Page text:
The rise of electric scooter fleets in cities around the globe happened almost overnight. By making transportation fun, they quickly took over a new market share and provided not only an easy way to travel but one that also prides itself in being sustainable. First becoming popular on the West Coast of the United States, scooters migrated eastward, eventually sweeping across Europe as well. Easy to maneuver and a convenient solution to get from place to place, we have to ask- can cities handle the accelerating rise of scooters and other forms of micromobility?
Transportation: The Latest Architecture and News
J. Mayer H. has won a competition to design the new façade of Cologne Main Station on Breslauer Platz in Germany. The design proposal frames the sides of the rail station with an all-around façade that offers an innovative use of space by making the best of the site's circulation and natural resources. The intervention will feature rooftop landscaping with local flowers and greenery, rainwater collection, protection from rain, wind, and sunlight, and a visual emphasis on the station's points of access.
"Deck parks are increasingly in vogue in the Southwest’s downtown cores but aren’t a good fit for El Paso," writes Sito Negron. Recently a lot of cities around the world have been rethinking urban spaces dedicated to transportation, introducing public areas over highways while expanding the vehicular realm. In this week's reprint from the Architect's Newspaper, the author explores the limits of this trend and questions its implementation in some cases.
Mohammed bin Salman, Crown Prince of Saudi Arabia, has unveiled plans for a 100-mile long linear city called The Line. Announcing the project in a new video, the city would include a series of walkable communities for a million people with no cars or streets. The project locates essential facilities within a five-minute walk of housing, connected "modules" linking the Red Sea coast with north-west Saudi Arabia as part of the NEOM city-state.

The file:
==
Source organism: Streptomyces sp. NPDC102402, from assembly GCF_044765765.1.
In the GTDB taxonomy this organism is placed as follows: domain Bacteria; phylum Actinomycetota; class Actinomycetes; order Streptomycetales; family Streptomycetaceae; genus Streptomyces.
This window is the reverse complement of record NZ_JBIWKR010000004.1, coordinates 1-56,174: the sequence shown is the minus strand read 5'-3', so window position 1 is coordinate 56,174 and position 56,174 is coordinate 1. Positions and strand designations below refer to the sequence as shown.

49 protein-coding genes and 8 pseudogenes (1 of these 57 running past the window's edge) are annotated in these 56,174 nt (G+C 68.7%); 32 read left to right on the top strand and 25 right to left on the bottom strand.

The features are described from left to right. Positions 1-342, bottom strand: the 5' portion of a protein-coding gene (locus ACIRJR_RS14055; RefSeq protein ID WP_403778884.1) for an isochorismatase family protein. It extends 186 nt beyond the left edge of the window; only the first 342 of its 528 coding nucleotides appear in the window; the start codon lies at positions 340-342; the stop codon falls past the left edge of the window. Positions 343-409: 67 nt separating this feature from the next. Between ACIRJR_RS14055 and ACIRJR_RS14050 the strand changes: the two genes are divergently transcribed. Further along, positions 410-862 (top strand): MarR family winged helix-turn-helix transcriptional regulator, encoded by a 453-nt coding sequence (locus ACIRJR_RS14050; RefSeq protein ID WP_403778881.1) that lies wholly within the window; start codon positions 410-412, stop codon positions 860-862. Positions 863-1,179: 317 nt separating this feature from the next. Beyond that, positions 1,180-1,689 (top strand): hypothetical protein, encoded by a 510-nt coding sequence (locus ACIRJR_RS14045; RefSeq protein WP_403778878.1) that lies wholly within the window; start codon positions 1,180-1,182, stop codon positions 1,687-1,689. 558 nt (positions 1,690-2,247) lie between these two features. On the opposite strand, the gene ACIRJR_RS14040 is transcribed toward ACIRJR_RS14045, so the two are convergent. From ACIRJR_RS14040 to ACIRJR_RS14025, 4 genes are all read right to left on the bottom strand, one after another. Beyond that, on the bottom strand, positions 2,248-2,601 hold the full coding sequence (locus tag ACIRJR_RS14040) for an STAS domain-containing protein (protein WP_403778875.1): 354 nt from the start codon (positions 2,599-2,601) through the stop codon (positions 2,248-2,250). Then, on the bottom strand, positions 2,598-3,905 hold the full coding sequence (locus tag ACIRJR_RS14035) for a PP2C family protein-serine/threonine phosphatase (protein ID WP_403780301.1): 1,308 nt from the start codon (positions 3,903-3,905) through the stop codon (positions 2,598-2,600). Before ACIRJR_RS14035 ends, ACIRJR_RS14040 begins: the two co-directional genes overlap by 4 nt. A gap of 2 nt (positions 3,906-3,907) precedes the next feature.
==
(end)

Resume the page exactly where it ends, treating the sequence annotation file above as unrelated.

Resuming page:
MAD Architects has just unveiled its design for the “Train Station in the Forest.” Under construction and scheduled for completion by July 1st, 2021, the project is located in the center of Jiaxing, in southeast China, in close proximity to Shanghai, Hangzhou, and Suzhou. Covering an area of 35.4 hectares, the intervention consists of rebuilding the historic station while creating a new infrastructural annex underground. It also includes the creation of plazas to the north and south and the rehabilitation of the adjacent People’s Park.
Making history, Virgin Hyperloop’s Pegasus pod carried its first passengers in the Nevada desert. Designed by BIG-Bjarke Ingels Group and Kilo Design, Pegasus or XP-2 is a new vehicle typology for an autonomous transportation system to achieve hyperloop travel at the speed of over 1,000km/hour, the fastest form of land-based travel.
UNStudio has unveiled images of the first finished stations on the new Doha Metro Network, one of the most advanced and fastest driverless systems in the world. Phase one of the Qatar Integrated Railway Project (QIRP), involved the construction of three metro lines (Red, Green, and Gold), with 37 stations currently having been completed.
Our cities, vulnerable by nature and design, have generated the biggest challenge that humankind has to face. With the vast majority of the population expected to settle in urban agglomerations, rapid urbanization is going to raise the issue of adaptability with future social, environmental, technological and economic transformations.
In fact, the main problematic of the decade questions how our cities will cope with fast-changing factors. It also looks into the main aspects to consider in order to ensure long-term growth. In this article, we highlight major points that help future-proof our cities and create a livable, inclusive and competitive fabric that adapts to any unexpected future transformation.
Ronald Lu & Partners, the leading TOD expert with over 60 TOD projects across China, is currently developing flagship Shunde ICC Country Garden Sanlonghui. Showcasing an upgraded TOD4.0 design concept, the mixed-use project generates “a harmonious relationship between people and the environment”.